Ireland will not play another competitive match until March 2019. The side could look very different by then.
Here Kevin Boyle looks at three areas Ireland need to look at now in order to develop as a side ahead of the Euro 2020 qualifying campaign.
3. Potential Retirees
In the aftermath of Tuesday night’s devastation, it was easy to forget that a whole host of senior players will likely bow out of international football.
Wes Hoolahan, for example, will turn 37 when Ireland begin their qualifying campaign for the next European Championships.
With only 40 caps, Hoolahan’s international career has been largely frustrating as he never gained the full backing of any Irish manager. It’s a sad way for such a talented player to end his time with Ireland.
At 34, Jonathan Walters will also likely bow out having won 51 caps and scored 14 goals in an impressive career.
Glenn Whelan may also follow Hoolahan and Walters into retirement along with John O’Shea and potentially Aidan McGeady, Richard Keogh, Keiren Westwood, Stephen Ward, Paul McShane and Daryl Murphy.
The Irish team will look very different by the time we begin participation the UEFA Nations League it seems.
2. Potential Future Internationals
We are embarking upon a new era for Irish football and come 2019 a number of previously uncapped players will make the breakthrough to international level.
Martin O’Neill has tended to use the same crop of 14-17 players throughout his tenure at Ireland. This has resulted in a number of bright prospects being ignored or severely underused. Among them are Conor Hourihane (4 caps), Kevin Long (4 caps), Daryl Horgan (2 caps), Sean Maguire (1 cap) and Scott Hogan (0 caps).
While these players will likely come into the fold as key men for the next campaign, there are also a crop of young, lesser-known players who may feature for Ireland.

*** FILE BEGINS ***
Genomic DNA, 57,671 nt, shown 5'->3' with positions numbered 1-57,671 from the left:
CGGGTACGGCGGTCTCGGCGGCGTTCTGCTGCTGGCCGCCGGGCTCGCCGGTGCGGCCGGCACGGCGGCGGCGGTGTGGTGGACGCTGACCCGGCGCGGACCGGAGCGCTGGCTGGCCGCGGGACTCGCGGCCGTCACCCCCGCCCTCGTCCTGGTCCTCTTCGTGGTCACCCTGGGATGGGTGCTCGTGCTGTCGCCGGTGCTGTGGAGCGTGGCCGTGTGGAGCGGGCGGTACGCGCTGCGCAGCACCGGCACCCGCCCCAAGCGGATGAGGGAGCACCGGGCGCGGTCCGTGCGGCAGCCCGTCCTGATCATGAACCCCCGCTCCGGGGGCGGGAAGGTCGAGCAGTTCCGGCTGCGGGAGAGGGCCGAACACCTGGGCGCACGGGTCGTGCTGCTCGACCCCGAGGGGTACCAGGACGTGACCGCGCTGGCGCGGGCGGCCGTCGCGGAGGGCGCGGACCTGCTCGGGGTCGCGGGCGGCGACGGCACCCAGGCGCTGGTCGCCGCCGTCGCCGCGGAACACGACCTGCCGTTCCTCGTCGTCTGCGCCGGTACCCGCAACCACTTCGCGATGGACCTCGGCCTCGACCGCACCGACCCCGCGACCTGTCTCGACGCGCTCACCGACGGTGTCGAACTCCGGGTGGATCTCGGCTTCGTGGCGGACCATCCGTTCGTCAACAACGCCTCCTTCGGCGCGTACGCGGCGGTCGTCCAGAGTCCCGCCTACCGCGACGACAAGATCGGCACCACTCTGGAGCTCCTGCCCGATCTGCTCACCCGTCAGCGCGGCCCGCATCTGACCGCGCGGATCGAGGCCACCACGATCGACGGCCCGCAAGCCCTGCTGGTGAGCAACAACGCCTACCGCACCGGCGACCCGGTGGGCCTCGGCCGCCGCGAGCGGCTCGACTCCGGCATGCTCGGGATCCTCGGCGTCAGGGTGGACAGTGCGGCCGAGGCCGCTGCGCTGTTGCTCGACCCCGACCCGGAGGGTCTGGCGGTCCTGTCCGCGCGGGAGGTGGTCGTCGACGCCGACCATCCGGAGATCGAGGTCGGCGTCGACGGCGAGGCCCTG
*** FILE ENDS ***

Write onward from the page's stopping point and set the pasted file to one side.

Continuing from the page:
London-born defender Declan Rice, who qualifies to play for Ireland through his grandparents, plays his football with West Ham United and has made five appearances for the Hammers this season.
Earlier this year he was named Irish U-17 Player of the Year and earned a call-up to Martin O’Neill’s squad for the friendlies against Uruguay and Mexico.
Another centre-back of promise is Leeds United’s Conor Shaughnessy from Galway, who has recently signed a four-year contract with the Championship side. He has played for Ireland from U-15 to U-18 level and has now been called up to the U-21 side.
Another Galway man on the up is Queens Park Rangers’ Ryan Manning, who plays in midfield. Formerly of Mervue United and Galway United, Manning has impressed since joining QPR in 2015. Currently playing for the Irish U-21 team, Manning has scored two goals in five appearances for Noel King’s men.
English-born Liam Kelly is beginning to feature more and more for Championship side Reading. The attacking midfielder has scored four goals in all competitions this season.
1. The Management Team
Martin O’Neill oversaw one of the Republic of Ireland’s worst displays in living memory on Tuesday night. His decision to push James McClean up alongside Daryl Murphy was bizarre as was his half-time decision to gut the Irish midfield of any defensive strength and introduce Aidan McGeady.
Christian Eriksen had the run of the midfield to himself as a result and promptly ended our World Cup dream. O’Neill should also shoulder much of the blame for the Denmark equaliser. Ireland seemed utterly clueless when Denmark played a simple short corner even though it was predictable that the Danes did not want an aerial duel with Shane Duffy and Ciaran Clark.
It pointed to a lack of training that three Irish players failed to pick up a player in the box and allowed a two-on-one situation at the edge of the box.
Should he stay on, O’Neill now needs to realise that his conservative game plan is not going to work. He needs to start giving young players an opportunity in the squad and promoting better use of the ball.